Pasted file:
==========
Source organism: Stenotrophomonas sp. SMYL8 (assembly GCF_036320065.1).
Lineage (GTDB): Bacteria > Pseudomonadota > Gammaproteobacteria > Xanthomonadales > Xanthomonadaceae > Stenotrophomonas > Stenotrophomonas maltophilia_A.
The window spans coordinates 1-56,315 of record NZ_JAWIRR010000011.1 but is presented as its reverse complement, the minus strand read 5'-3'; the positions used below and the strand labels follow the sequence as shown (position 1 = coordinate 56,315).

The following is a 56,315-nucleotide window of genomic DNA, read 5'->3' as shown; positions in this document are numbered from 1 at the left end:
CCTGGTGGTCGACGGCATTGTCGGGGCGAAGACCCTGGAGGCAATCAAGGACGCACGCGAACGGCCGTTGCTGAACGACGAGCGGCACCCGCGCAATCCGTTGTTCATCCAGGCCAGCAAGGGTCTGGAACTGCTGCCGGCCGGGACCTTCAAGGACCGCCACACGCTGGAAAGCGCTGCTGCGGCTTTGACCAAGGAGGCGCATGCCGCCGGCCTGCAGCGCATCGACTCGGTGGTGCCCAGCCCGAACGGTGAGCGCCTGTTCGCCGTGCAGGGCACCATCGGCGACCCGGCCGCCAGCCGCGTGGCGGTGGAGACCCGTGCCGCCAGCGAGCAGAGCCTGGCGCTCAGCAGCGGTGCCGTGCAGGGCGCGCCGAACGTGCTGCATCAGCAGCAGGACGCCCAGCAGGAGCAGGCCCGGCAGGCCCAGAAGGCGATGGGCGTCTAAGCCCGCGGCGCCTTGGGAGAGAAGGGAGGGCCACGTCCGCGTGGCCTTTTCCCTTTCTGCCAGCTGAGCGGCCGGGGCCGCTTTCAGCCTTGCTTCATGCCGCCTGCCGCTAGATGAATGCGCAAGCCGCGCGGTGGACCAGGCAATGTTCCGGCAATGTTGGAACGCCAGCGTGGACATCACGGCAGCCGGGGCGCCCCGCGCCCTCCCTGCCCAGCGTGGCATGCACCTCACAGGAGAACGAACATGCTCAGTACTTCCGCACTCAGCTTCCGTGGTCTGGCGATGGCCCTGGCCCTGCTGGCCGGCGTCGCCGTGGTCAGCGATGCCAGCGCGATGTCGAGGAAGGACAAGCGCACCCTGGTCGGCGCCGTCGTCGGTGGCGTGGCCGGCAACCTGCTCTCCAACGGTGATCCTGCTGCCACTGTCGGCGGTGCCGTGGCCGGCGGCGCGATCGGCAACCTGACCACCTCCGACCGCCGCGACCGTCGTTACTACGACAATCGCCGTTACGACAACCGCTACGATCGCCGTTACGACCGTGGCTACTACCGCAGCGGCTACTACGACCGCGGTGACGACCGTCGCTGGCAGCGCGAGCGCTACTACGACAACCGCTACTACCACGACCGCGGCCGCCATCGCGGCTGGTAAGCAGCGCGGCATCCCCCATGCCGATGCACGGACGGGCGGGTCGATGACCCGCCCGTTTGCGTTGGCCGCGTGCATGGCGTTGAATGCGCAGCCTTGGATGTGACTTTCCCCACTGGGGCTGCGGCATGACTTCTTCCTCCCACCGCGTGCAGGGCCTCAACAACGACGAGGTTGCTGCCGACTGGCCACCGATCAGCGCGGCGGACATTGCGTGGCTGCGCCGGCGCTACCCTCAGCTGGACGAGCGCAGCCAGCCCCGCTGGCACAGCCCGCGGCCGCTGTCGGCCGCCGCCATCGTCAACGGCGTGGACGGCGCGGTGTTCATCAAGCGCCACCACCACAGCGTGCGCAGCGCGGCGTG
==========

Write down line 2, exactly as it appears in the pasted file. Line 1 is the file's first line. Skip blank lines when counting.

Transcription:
Lineage (GTDB): Bacteria > Pseudomonadota > Gammaproteobacteria > Xanthomonadales > Xanthomonadaceae > Stenotrophomonas > Stenotrophomonas maltophilia_A.